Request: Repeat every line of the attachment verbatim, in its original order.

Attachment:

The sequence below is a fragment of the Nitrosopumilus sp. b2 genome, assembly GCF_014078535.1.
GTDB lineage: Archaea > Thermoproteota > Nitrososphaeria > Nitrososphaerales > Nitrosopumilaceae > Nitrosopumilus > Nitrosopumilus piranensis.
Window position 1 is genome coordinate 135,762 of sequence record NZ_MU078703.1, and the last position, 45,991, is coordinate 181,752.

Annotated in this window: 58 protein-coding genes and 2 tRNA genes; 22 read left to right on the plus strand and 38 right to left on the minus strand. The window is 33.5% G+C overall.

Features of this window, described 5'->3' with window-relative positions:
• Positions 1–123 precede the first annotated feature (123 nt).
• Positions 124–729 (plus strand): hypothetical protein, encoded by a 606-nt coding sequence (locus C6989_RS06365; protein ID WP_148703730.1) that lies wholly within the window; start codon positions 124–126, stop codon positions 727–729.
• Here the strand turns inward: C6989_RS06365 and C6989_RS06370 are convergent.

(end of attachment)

The sequence below is a fragment of the Nitrosopumilus sp. b2 genome, assembly GCF_014078535.1.
GTDB lineage: Archaea > Thermoproteota > Nitrososphaeria > Nitrososphaerales > Nitrosopumilaceae > Nitrosopumilus > Nitrosopumilus piranensis.
Window position 1 is genome coordinate 135,762 of sequence record NZ_MU078703.1, and the last position, 45,991, is coordinate 181,752.

Annotated in this window: 58 protein-coding genes and 2 tRNA genes; 22 read left to right on the plus strand and 38 right to left on the minus strand. The window is 33.5% G+C overall.

Features of this window, described 5'->3' with window-relative positions:
• Positions 1–123 precede the first annotated feature (123 nt).
• Positions 124–729 (plus strand): hypothetical protein, encoded by a 606-nt coding sequence (locus C6989_RS06365; protein ID WP_148703730.1) that lies wholly within the window; start codon positions 124–126, stop codon positions 727–729.
• Here the strand turns inward: C6989_RS06365 and C6989_RS06370 are convergent.